YOSEMITE NATIONAL PARK (AP) — The section of a wildfire burning close to one of Yosemite National Park’s treasured giant sequoia groves died down and got no closer to the grove, park officials said Thursday morning.
Revised estimates put the fire about 2 miles away from the Merced Grove, not 10 as initially thought, park spokeswoman Kari Cobb said. Still, she said the fire had died down in the area, and the grove was not under any imminent threat.
Crews have widened fire lines that were created around the grove during last year’s massive Rim Fire as a precaution. Officials are also considering thinning out the grove to reduce potential fuel sources.
The fire had burned 6 and 1/4 square miles and destroyed a home and a duplex. It was 34 percent contained. About 50 homes remained evacuated.
Cobb said firefighters have been hampered by steep terrain, low shrubbery and thick vegetation that have made accessing the blaze difficult. Temperatures have also been over 100 degrees.
“The conditions in general are pretty tough,” she said.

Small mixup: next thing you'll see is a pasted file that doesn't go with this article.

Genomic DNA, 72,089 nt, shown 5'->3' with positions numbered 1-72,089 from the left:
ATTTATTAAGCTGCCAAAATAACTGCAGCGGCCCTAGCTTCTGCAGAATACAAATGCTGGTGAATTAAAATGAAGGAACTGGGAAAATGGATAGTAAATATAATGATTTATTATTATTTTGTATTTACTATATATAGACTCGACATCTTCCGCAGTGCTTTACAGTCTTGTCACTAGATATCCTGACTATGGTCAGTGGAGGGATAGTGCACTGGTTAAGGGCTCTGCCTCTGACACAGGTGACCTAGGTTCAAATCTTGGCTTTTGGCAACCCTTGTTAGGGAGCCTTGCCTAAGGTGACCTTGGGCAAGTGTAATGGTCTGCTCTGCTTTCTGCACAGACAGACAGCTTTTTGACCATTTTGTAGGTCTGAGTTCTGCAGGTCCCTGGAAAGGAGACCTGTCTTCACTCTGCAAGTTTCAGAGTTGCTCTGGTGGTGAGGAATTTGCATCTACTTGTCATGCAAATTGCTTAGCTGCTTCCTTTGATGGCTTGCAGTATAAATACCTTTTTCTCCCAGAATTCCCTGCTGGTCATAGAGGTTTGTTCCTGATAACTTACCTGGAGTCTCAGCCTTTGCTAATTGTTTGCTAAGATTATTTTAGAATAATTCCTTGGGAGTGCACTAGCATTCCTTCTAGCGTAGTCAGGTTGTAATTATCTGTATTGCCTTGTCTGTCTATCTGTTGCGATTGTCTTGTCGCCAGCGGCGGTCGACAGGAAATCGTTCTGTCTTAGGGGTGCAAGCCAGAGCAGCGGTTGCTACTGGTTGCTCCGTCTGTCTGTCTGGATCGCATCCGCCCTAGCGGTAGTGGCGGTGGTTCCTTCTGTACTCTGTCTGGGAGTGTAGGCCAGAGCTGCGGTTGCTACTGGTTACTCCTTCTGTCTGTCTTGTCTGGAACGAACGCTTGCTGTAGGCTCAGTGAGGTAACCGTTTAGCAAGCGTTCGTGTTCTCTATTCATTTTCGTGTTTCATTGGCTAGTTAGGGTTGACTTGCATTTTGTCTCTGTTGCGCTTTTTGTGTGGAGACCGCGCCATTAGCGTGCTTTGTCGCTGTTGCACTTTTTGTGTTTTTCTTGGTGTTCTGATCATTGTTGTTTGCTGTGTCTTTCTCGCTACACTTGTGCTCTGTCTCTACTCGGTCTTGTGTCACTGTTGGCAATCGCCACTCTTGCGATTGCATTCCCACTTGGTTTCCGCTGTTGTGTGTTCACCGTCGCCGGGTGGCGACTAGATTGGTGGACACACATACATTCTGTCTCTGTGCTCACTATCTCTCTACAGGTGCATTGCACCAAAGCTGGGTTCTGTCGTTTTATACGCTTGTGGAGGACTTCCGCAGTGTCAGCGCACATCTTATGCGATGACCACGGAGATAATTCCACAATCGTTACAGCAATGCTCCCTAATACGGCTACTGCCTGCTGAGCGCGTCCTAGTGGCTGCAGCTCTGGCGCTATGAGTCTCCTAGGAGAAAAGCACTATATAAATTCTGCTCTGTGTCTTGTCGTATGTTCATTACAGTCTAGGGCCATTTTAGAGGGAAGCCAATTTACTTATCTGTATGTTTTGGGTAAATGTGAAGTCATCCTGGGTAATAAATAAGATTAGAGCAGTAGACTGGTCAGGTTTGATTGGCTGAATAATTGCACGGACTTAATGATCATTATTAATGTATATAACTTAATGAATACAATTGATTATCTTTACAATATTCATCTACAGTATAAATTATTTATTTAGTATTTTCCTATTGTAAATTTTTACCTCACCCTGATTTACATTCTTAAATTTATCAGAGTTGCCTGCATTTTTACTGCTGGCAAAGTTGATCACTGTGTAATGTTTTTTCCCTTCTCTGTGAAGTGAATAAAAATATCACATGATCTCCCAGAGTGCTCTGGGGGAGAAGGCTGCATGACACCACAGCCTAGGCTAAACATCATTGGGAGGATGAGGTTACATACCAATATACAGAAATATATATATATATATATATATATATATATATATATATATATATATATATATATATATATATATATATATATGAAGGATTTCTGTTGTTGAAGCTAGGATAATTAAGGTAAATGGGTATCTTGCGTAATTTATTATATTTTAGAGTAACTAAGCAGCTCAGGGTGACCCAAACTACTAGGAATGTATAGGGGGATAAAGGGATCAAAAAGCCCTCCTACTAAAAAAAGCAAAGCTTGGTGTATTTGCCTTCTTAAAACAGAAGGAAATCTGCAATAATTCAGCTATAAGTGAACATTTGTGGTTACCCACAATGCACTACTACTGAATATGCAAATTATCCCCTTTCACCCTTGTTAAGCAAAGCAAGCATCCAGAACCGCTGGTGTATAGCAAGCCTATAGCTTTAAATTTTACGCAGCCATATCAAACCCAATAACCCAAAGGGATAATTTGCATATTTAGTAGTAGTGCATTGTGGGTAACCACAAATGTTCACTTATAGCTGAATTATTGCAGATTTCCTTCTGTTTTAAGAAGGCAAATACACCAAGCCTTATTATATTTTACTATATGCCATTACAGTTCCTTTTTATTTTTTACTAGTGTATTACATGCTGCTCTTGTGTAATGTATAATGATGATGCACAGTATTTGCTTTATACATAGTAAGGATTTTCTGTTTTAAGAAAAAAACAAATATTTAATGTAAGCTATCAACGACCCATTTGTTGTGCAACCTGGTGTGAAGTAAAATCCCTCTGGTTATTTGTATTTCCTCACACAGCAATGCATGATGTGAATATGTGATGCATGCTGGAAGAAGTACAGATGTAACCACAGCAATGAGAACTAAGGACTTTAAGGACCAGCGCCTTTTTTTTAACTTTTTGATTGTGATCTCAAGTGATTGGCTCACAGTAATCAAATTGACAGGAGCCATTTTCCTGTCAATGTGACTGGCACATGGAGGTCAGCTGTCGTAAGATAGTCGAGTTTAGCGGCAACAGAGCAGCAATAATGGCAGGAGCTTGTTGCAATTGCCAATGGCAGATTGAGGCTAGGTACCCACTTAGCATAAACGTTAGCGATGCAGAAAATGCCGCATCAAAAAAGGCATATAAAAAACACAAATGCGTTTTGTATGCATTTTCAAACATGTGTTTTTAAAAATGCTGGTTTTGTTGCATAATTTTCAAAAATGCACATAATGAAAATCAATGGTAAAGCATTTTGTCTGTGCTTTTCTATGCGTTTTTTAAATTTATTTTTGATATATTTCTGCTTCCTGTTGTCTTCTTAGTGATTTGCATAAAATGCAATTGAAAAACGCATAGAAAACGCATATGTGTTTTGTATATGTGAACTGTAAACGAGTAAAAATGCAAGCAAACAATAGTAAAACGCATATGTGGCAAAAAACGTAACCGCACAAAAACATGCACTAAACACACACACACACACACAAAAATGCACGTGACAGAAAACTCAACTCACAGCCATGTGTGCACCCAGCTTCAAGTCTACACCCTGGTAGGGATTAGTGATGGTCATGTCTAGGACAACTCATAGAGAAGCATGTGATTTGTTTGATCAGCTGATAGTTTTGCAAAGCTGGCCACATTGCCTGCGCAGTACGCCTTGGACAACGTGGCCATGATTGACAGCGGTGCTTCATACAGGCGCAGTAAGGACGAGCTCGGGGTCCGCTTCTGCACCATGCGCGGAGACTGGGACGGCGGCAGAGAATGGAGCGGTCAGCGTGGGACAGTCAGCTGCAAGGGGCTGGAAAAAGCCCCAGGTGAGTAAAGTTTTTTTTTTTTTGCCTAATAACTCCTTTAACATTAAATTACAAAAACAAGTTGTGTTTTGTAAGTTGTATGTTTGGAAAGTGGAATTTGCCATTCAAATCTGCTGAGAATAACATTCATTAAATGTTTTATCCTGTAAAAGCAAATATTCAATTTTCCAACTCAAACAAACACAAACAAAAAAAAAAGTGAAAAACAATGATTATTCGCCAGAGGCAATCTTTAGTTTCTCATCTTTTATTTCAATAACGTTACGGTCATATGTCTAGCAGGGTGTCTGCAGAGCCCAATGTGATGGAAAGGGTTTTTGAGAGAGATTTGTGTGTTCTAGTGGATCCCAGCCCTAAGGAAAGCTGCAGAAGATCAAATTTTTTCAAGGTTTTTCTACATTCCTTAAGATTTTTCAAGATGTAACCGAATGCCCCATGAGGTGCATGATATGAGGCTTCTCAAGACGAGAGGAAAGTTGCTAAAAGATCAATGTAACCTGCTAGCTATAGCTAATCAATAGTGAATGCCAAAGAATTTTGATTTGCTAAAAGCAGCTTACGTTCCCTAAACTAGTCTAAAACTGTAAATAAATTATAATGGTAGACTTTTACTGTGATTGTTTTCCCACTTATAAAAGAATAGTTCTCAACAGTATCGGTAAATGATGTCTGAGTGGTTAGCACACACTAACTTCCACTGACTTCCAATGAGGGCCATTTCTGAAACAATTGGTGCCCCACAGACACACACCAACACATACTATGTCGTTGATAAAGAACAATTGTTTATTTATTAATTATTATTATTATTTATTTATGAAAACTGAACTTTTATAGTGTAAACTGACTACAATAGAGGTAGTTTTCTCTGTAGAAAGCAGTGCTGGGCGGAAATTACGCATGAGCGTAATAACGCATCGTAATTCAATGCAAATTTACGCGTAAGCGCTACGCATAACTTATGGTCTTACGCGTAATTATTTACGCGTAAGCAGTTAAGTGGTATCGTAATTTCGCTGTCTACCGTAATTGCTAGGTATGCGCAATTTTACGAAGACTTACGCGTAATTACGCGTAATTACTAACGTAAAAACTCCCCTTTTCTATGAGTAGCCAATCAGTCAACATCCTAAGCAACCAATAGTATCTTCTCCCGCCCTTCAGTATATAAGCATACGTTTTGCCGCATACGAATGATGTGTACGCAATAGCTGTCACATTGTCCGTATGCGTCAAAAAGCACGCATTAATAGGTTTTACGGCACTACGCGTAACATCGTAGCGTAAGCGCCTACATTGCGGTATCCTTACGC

The grove is one of three stands of giant sequoias in Yosemite. It has 20 to 30 mature giant sequoias, Cobb said.
The towering trees grow only on the western slopes of the Sierra Nevada and can live longer than 3,000 years.
The park’s biggest stand of giant sequoias, the Mariposa Grove, has 500 mature giant sequoias.
Though some camping sites were closed and there was smoke visible in Yosemite’s famed valley, officials said the park was largely unaffected.
Fire crews also were battling a blaze in Sierra National Forest about 60 miles northeast of Fresno that was creeping closer to the Mammoth Pool Reservoir, a popular recreation spot that supplies drinking water.
The blaze was about a mile away from the reservoir and crews were focusing their efforts on preventing its spread there, though the reservoir was not in immediate danger, said fire spokesman Dan Ware. But, if the fire flares up, it could pose a threat, he said.
“There’s going to be a lot of push to protect Mammoth Pool,” Ware said.
The fire had grown to nearly 11 square miles. It was 10 percent contained.